Faculty Q&A with Sandra Colton-Medici
October 18, 2017
Sandra Colton-Medici, USC Kaufman’s newest lecturer, joined the faculty this fall, bringing with her an extensive background in both commercial dance and academia.
Experience as a Laker Girl, competing as a top finalist on Season One of So You Think You Can Dance, and appearing in music videos for artists like Snoop Dogg and Justin Timberlake make Colton-Medici well-suited to lead DANC 212g: Dance in Popular Culture, open to both majors and non-majors at USC Kaufman.
Although this is her first semester on faculty, Colton-Medici is no stranger to the USC campus. She earned a Master’s Degree in Communication Management from the University of Southern California in 2015 and is currently a doctoral student at USC’s Rossier School of Education. Her other academic achievements include earning a Bachelor’s Degree in Sociology and Communication Studies (University of Oregon, 2000) and the VOGUE Fashion Certificate (Condé Nast College of Fashion & Design, 2014) in London.
We asked her to share a bit about herself.
What has your experience teaching at USC Kaufman been like so far?
SCM: Teaching at USC Glorya Kaufman School of Dance has been extremely rewarding. From the gifted students, esteemed leadership, faculty and the encouraging environment within Kaufman, and at USC, I’m lucky to be part of a program that cares so much about its teachers and students.
Which aspects of your course, Dance in Popular Culture, do you find most impactful for majors and non-majors alike?
SCM: Facilitating conversations within the course and helping students dig deeper into history and context–to understand the implications popular culture can have on dance–has been the most impactful part of the course. Seeing eyes light up in class with an “aha” moment, watching students’ progress through movement exercises, or even reading an email from a student that details a newfound understanding has been extremely gratifying.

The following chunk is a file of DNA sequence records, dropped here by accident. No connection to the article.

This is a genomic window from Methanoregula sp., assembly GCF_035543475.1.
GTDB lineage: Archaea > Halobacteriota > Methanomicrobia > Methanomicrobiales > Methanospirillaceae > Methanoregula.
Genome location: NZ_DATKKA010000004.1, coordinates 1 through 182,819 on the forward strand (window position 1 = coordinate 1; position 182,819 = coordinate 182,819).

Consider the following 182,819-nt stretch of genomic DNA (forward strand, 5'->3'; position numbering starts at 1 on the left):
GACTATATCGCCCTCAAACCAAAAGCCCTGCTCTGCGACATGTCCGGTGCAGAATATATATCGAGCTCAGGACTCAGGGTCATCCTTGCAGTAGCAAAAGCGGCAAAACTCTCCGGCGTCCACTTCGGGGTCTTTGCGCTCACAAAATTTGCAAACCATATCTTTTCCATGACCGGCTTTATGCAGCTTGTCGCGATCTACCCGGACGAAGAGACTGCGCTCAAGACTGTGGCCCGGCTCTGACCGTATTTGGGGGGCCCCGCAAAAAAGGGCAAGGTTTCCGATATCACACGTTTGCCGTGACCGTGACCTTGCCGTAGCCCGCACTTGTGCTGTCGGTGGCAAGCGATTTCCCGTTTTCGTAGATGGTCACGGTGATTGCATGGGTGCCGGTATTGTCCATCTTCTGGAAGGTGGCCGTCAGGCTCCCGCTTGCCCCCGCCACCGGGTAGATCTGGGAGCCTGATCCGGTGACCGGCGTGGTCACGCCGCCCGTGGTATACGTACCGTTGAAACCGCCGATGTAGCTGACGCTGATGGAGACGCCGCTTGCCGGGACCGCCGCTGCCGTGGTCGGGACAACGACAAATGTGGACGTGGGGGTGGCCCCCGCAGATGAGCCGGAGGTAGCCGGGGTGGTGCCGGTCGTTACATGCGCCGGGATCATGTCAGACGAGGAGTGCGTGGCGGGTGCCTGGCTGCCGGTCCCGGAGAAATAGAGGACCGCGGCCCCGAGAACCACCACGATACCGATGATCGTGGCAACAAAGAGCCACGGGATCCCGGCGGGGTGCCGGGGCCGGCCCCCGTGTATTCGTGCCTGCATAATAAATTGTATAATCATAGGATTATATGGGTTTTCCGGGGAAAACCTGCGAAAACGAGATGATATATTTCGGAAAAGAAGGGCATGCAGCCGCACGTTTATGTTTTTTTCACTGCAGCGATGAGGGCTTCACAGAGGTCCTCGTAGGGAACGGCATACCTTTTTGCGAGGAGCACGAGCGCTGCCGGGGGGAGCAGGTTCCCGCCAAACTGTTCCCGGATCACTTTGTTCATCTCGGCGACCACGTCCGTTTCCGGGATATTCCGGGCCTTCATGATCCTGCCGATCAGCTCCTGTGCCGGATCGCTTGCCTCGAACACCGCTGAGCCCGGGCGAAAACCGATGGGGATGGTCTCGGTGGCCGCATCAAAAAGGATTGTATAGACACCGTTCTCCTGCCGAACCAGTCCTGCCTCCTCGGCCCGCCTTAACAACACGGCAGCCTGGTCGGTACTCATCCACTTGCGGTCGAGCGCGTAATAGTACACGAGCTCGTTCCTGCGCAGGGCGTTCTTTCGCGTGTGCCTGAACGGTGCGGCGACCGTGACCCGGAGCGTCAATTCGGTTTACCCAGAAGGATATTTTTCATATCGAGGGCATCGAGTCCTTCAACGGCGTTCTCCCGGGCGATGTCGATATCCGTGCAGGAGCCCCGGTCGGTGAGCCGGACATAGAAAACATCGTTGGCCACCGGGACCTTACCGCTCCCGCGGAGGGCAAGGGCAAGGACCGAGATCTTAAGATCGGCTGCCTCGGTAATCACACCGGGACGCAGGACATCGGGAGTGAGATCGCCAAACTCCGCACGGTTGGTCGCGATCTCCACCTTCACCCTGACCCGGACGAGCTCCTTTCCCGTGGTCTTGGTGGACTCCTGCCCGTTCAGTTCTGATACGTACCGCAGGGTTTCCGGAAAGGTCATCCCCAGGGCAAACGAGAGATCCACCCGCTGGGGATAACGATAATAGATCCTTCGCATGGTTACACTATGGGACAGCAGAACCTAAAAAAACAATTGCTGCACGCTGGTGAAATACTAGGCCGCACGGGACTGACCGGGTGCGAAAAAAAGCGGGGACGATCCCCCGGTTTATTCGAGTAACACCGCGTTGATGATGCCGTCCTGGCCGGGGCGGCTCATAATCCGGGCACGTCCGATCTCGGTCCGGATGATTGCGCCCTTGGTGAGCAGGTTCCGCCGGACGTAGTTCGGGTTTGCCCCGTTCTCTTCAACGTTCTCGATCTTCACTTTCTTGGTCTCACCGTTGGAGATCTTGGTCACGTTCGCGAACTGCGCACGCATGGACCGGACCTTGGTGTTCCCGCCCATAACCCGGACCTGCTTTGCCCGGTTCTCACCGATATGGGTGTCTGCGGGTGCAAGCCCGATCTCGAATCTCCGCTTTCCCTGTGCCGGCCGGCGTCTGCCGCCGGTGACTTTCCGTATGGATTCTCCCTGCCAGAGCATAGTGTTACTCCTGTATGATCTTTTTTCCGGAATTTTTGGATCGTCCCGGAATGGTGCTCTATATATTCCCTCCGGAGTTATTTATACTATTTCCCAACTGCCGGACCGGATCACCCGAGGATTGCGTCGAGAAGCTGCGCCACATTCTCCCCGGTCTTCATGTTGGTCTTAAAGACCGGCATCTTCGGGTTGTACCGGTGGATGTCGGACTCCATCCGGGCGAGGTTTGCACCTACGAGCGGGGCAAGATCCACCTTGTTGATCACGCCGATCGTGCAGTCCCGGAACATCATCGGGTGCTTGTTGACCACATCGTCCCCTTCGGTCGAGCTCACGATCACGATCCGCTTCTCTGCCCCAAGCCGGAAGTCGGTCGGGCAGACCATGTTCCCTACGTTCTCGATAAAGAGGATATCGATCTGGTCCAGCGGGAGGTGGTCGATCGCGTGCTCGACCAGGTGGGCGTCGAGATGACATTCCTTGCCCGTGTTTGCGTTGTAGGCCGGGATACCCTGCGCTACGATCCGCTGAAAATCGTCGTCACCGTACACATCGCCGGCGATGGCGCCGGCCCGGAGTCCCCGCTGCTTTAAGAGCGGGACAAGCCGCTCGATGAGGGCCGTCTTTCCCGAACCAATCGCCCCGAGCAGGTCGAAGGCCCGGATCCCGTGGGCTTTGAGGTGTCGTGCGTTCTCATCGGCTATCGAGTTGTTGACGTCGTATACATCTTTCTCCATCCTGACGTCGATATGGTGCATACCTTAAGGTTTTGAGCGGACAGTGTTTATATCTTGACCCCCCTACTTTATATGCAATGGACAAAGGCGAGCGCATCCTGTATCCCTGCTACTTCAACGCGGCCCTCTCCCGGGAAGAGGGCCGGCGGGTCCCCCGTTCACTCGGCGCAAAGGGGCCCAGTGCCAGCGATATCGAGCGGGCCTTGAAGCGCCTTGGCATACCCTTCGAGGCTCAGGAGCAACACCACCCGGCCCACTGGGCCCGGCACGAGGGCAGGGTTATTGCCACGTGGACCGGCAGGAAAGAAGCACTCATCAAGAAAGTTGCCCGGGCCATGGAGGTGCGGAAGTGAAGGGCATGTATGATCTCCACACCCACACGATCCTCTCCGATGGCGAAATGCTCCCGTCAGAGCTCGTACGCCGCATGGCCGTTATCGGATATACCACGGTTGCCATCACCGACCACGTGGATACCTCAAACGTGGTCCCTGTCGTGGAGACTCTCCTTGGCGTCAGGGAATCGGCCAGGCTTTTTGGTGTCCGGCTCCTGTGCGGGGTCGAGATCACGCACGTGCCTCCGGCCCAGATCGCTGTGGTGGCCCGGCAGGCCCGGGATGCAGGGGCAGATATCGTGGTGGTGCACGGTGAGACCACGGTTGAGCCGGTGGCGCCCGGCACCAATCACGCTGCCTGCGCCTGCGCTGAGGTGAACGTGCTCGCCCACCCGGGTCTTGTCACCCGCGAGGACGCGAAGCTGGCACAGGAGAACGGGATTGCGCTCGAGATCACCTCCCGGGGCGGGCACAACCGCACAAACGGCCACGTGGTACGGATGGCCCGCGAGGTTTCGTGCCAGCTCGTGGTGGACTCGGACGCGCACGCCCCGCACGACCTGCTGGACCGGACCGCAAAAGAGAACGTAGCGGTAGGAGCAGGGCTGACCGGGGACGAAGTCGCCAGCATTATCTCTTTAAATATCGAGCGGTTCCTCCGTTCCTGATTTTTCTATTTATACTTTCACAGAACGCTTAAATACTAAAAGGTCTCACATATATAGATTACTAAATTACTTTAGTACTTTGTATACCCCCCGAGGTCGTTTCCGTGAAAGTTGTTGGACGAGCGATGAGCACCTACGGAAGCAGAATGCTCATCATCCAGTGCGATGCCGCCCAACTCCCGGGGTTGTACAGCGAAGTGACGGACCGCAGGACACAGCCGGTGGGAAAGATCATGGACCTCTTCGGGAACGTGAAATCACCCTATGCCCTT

How has your own experience in the commercial dance world shaped your views on dance history?
SCM: My experience in entertainment has spanned over 25 years. From appearing in a TV movie as a child actor at age 9, moving into the commercial dance world as Teen Dance Champion (with my sister) on Star Search at age 13 to dancing courtside as a Laker Girl and competing with the top 16 on the first season of So You Think You Can Dance, my perspective of dance history has evolved over time. In dance, I began learning tap skills first and other disciplines later. Having this foundation has shaped how I absorb dance, and how I see it as more than a series of steps but as a method of storytelling. Commercial dance assists in bringing dance linguistics into the homes of large audiences as well as challenging consumers to a variety of poignant images and topics. I believe that this is one of the greatest strengths of the commercial dance industry. We can continue to utilize the commercial dance platform to educate audiences about dance history while continuing to entertain and inspire.
Do you have any advice for someone who wants to take your class?
SCM: Be ready to live through dance! This course is lively. It will make students think twice about popular culture and show students how dance plays a large role in every aspect of our lives. Everyone is a dancer in this course, and with the dance workshop aspect of the course, students should be ready to move.
DANC212g is offered during both the fall and spring semesters. More information about the course is available on the USC Schedule of Classes.
By Sara Silberman. Interview edited for length and clarity.